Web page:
Only a few feet behind us, ironically, on a prominent outcrop of rock overlooking the beach stood a single headstone that marked the solitary grave of Bill Reid. A descendant of Tanu’u on his mother’s side, Bill Reid requested to be buried in his maternal family’s ancestral village. Here we stood that morning between two very different grave sites, our minds swirling with questions that we could not even find the words to express. Rather, we simply stood and listened to our Haida Watchman relate the tragic history of his people’s struggle with so much injustice, steadfast in their refusal to allow these mass graves to be dug and their ancestors be violated in death. Something within me wondered if our host might harbour a lingering distrust of us, people who seem to come to Haida Gwaii only to take away from these islands and its people.
|Eleven Christian educators from across B.C. spent eight days as guests in Haida Gwaii.|
Everything is connected
These were not the first remains we had seen on Haida Gwaii. The day before, we had walked parallel to the beach through the second growth forest near Mather’s Creek on Louise Island. There we saw the remains of a very different and more recent economic sort: rusted and broken machinery, rubber tires, tools and loggers’ boots littering the forest floor as evidence of what was once a busy WW II logging operation. At the end of the abandoned logging camp, where Mather’s Creek enters the ocean, we found headstones marking the graves of Haida survivors of Tanu’u, evacuated from their village site under the direction of Christian missionaries to attempt a fresh start in a new location. On each of the headstones, “Christian” names such as John, Thomas and Mary have replaced traditional Haida names, and their epitaphs – “Asleep in Jesus” – testify to the massive social upheaval that the Haida were powerless to stop. What went through the minds of those born into one culture and location, only to die shortly thereafter in another with foreign names, foreign diseases and foreign customs?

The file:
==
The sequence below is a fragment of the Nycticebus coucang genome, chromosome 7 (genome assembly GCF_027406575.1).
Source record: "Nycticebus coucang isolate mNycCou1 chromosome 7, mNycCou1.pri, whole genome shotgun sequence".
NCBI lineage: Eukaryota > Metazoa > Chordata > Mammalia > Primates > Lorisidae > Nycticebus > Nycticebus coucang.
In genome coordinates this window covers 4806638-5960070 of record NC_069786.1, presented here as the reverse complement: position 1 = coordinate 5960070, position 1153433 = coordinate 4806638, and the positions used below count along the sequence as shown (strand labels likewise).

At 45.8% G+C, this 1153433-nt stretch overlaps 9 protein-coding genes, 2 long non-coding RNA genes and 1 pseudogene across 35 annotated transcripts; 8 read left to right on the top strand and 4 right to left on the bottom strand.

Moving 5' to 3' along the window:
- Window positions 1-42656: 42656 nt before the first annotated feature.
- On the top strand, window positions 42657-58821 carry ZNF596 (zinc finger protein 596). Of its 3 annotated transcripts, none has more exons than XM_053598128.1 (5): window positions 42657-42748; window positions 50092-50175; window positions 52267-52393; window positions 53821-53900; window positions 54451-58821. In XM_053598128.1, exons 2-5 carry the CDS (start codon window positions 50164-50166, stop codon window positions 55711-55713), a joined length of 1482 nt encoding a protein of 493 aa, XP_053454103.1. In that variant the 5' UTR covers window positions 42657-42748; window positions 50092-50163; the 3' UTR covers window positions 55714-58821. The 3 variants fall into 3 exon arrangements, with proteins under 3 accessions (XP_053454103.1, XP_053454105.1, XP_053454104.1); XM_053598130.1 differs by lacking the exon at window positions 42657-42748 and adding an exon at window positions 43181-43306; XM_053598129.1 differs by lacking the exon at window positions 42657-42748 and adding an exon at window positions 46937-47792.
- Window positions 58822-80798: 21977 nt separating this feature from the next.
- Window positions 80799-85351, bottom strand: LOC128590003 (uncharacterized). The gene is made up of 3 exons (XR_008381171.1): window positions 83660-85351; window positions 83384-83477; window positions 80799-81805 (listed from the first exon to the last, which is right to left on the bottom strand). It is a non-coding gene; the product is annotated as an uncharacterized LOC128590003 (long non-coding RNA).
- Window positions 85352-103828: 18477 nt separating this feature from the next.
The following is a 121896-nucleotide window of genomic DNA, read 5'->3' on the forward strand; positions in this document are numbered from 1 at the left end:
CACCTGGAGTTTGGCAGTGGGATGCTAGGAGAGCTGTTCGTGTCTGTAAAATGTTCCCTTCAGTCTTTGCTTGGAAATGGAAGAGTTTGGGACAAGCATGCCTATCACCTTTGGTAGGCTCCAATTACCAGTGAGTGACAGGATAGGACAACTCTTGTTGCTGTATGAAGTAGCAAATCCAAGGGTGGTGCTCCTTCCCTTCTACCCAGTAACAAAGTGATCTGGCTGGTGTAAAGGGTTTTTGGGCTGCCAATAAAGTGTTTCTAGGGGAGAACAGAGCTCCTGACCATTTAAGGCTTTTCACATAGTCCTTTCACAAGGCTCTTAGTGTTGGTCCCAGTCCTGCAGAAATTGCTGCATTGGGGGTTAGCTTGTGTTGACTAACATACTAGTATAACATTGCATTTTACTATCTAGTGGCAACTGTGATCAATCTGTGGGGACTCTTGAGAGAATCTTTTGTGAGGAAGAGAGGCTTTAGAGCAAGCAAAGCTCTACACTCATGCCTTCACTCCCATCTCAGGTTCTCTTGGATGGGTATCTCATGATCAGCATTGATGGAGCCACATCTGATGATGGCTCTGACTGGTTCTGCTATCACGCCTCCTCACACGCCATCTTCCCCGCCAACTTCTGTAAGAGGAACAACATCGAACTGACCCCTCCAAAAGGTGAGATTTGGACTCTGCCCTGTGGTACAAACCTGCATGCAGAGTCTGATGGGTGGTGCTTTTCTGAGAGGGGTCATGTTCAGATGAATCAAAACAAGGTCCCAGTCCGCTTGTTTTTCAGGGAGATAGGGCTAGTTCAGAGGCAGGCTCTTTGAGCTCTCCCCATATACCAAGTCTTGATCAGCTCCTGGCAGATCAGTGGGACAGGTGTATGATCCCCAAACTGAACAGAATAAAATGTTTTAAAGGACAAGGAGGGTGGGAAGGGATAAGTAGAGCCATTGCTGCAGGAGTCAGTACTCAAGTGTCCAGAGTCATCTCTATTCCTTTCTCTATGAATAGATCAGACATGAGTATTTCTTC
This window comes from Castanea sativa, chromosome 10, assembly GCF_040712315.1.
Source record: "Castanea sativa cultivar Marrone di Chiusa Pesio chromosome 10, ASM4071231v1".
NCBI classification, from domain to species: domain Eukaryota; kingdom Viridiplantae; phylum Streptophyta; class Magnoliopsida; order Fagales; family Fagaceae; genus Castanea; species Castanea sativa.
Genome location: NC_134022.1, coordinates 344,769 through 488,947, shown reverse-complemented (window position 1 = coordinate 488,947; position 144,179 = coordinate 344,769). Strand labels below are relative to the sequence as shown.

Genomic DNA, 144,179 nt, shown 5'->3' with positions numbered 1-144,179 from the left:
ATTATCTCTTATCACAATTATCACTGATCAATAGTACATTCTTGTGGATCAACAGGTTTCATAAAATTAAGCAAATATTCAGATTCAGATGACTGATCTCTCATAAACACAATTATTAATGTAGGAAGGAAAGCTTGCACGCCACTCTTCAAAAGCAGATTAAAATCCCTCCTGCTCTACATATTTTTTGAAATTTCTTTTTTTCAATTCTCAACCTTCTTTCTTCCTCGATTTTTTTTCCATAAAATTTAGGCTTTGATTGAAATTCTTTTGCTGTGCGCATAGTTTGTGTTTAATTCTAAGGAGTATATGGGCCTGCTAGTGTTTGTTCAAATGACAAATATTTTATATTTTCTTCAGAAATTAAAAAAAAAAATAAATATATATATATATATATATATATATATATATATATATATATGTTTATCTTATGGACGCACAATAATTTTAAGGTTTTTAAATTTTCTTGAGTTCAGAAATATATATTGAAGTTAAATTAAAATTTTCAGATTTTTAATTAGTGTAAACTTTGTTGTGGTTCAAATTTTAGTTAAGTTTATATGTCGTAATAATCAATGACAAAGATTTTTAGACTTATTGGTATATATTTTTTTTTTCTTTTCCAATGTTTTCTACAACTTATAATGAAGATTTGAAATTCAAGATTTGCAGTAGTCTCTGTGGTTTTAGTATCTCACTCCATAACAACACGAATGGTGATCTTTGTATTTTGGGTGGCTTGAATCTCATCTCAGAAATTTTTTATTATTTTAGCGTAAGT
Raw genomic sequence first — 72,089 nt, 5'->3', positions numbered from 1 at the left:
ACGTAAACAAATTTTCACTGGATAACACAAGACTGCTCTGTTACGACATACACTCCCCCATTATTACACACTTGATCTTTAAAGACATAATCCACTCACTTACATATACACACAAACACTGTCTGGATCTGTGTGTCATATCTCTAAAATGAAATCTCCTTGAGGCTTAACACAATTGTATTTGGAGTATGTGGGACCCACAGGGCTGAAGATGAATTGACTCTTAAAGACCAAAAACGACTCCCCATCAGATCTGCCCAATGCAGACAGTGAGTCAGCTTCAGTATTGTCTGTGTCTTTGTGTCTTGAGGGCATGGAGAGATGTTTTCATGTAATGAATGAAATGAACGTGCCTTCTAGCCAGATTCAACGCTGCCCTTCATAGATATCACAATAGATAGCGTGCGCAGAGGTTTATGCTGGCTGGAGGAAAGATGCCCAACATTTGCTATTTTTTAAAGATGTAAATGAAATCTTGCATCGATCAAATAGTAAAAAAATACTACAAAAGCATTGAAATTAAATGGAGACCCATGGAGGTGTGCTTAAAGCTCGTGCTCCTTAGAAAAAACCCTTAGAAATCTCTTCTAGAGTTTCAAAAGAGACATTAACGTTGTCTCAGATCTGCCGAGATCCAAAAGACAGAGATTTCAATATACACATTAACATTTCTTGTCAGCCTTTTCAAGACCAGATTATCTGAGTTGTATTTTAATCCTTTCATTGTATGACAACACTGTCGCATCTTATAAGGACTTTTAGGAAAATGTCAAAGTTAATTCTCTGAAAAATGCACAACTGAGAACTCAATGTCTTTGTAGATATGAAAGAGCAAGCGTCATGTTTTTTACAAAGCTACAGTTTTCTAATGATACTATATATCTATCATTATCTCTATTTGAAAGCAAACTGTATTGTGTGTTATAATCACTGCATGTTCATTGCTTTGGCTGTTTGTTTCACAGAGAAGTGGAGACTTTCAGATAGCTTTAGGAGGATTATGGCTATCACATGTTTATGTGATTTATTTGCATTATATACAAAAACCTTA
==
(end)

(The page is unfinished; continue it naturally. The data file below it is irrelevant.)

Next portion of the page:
I cannot help but grieve the history of Canada’s messy relationship with Indigenous peoples everywhere, and wonder also at what could have been done differently. Christians especially have much to grieve as we slowly become aware of the destructive impact of generations of church-run residential schools. As we move forward in our desire for reconciliation and restoration, a good starting point in our relationship with Indigenous people is to consider a fundamental Haida teaching we learned at the Ḵay Llnagaay Heritage Centre: “gina ‘waadluuxan gud kwaagid” – everything is connected to everything else. What may be self-evident to the Haida (and presumably all Indigenous peoples in Canada) is slowly becoming evident to the rest of us – that we cannot address reconciliation and restoration in isolation from other complex and related topics: colonialism, resource development, education and even smallpox and mass graves in distant beaches on islands at the edge of the world. Perhaps even the Kingdom of God.
As we do, and as we move forward in reconciliation, may we heed the words of our Watchman: watch your step.